To resolve this difficulty according to this invention, a secondary or reserve container 40 is introduced into the primary cavity 12. In one embodiment the secondary container may be in the form of a bladder 40 best seen in FIGS. 4 and 5, formed of a relatively thin film such as polyethylene or laminated polyethylene. The bladder may be formed by heat sealing the ends of a tubular segment. The secondary container 40 contains a secondary or reserve supply of propellant kept in a liquid state by virtue of being retained under a sufficiently high pressure within the primary container. The primary compartment 14 is also pressurized by an initial supply of propellant introduced with the product preparation 28. Thus, the primary compartment 14 is pressurized to a pressure sufficient to enable expulsion of the product 27 consistent with a propellant-to-product ratio calculated to provide a desirable degree of foaming of the product. As product propellant emulsion is expelled from the container, the decreasing amount of liquid propellant combined with the increasing head space volume result in a gradual decrease in pressure in the main compartment 14. The pressure within the secondary container 40, however, does not drop in proportion since the reserve supply of propellant is sealed therein and the secondary container 40 has a limited degree of elasticity. Thus, the pressure differential between the reserve compartment 41 defined by the secondary container 40 and the primary compartment 14 of the primary container gradually increases as product is expelled. At a certain point, which may be advantageously predetermined, the pressure differential will cause the secondary container to release its contents into the primary compartment 14 where it is free to mix with the remaining product preparation 28. The ratio of liquid propellant to product is thereby increased and freshly available liquid propellant replenishes the head space to raise the pressure in the main compartment 41 to enable continued ejection of the remaining product preparation 28. FIG. 2 of the drawings illustrates the bladder 40 in its ruptured condition, its contents having been released into the primary compartment 14.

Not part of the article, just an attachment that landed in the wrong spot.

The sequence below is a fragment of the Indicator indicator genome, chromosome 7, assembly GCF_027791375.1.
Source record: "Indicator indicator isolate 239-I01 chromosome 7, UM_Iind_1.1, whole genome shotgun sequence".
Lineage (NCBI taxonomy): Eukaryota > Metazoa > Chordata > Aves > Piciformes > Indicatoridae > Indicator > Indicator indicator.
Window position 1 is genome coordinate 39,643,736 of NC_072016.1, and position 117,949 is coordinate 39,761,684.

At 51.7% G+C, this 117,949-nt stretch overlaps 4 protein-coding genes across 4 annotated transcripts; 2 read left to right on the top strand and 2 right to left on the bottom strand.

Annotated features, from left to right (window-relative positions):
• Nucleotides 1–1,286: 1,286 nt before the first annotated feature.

The propellant substance in the initial product/propellant emulsion may be the same as the reserve propellant substance. If desired, however, a different propellant substance may be sealed within the secondary container to obtain a higher or lower pressure within the primary compartment 14 after rupture of the secondary container than existed initially within the container. For instance, it may be desirable to repressurize the main compartment 14 to a higher pressure to ensure complete expulsion of the product. This option is not available with the systems of the prior art.